Conventions of the Fantasy Genre

Conventions of the Fantasy GenreNo dragons, no elves; does that mean I’m ignoring the conventions of the fantasy genre?

Not necessarily. The fantasy genre is an increasingly broad ‘church.’

The easily mocked Wikipedia has one of the better definitions:

Fantasy is a genre of speculative fiction involving magical elements, typically set in a fictional universe and sometimes inspired by mythology and folklore.

It’s getting more difficult to define what is pure fantasy as the genres of speculative fiction merge and overlap. Science Fiction and Horror bleed into Fantasy, bringing science and supernatural themes. The sub-genres of fantasy include urban settings, action-adventure and romance. Authors freely mash-up and re-mix genres as easily as pop music.

While you can still find plenty of epic adventure, there’s now literary fantasy, grim-dark fantasy, fantasy-romance, eco-fantasy and dozens of sub- genres besides.

Moreover, can we distinguish conventions from tropes?

Conventional Wisdom

If we try to distill some conventions of the fantasy genre, we find Fantasy stories usually contain:

  • A battle of Good vs Evil (with capital letters, of course)
  • Fantastical Creatures
  • Action
  • Epic Themes

Additional elements often include:

  • Forbidden Romance (wizards and warlocks, elves and men, queens and soldiers)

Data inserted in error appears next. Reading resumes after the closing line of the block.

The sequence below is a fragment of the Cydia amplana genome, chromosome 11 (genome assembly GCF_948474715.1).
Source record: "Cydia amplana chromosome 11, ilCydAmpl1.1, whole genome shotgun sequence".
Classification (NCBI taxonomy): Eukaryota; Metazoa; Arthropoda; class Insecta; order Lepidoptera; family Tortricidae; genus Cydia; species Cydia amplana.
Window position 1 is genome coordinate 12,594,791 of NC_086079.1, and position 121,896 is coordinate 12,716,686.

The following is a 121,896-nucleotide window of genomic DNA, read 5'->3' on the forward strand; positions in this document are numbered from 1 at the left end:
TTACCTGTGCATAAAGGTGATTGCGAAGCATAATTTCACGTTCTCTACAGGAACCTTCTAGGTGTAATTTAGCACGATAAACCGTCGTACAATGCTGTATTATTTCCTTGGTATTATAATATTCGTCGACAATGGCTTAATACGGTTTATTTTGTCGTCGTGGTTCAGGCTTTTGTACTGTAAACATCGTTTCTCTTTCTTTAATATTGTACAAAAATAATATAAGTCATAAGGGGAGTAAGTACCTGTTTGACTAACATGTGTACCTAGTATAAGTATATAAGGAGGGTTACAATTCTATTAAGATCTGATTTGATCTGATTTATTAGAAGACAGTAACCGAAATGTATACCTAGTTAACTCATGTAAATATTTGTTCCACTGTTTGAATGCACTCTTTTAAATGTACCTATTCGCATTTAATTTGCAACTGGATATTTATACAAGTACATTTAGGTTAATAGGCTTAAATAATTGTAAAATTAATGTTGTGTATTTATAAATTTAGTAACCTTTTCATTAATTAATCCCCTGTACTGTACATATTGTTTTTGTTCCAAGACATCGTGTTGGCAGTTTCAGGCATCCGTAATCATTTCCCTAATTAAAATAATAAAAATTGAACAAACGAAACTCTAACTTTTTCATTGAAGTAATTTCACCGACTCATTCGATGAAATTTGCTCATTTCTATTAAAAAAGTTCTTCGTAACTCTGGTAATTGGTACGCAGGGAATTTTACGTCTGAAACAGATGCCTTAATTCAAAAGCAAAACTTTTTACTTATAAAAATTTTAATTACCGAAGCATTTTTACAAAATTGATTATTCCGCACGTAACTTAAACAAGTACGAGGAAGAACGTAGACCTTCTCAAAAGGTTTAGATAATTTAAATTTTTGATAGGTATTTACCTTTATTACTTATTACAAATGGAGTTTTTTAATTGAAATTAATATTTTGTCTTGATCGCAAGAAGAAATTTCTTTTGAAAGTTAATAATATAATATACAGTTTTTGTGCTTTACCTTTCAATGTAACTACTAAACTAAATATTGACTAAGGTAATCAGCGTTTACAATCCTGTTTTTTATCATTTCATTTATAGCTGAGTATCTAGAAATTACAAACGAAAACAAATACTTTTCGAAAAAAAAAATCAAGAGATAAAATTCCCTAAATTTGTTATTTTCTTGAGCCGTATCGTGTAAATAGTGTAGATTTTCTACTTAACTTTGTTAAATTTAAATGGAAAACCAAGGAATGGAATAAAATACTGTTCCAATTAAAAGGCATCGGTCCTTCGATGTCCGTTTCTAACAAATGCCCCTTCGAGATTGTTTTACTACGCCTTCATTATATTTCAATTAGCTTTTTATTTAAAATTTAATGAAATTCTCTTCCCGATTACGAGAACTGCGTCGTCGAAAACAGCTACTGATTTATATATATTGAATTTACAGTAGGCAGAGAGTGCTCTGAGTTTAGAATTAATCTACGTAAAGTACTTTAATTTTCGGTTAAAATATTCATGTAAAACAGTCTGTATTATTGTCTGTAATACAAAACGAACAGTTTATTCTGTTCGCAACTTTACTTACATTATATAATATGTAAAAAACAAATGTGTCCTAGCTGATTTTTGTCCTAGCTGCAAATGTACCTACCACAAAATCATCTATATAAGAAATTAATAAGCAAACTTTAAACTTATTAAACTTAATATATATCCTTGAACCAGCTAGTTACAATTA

• Coming of Age
  • Rebellion against society or social hierarchy
  • Redemption
  • Revenge
  • Sacrifice

Richness and colour is often provided by:

  • Fantastical races
  • Words, languages
  • Magic system(s)
  • Fantastical settings and extensive world building
  • A large cast of (complex) supporting characters
  • A central conflict or Quest
  • Unique power structures and/or systems of government

It’s often this last list that defines a novel as Fantasy or some other speculative genre.

But it’s difficult to hold onto these as a definitive checklist when so many Young Adult (YA) sub-genres cover the territory. Think of the vampire/werewolf horror crossover Twilight Saga, or the dystopias of Divergent and the Maze Runner. On the neighbouring border, N.K Jemison writes beautiful literary fantasy. And where does Magical Realism sit in relation to Fantasy? That’s a post I’ve tried to write three times without success.

My Way

I’m writing small-scale, low-key fantasy with Epic Fantasy elements, but no fantastical races and the softest of magic systems. It ticks almost all the boxes, but it’s a long way from Tolkien and G.R.R Martin, or even Sanderson. But it’s still fantasy.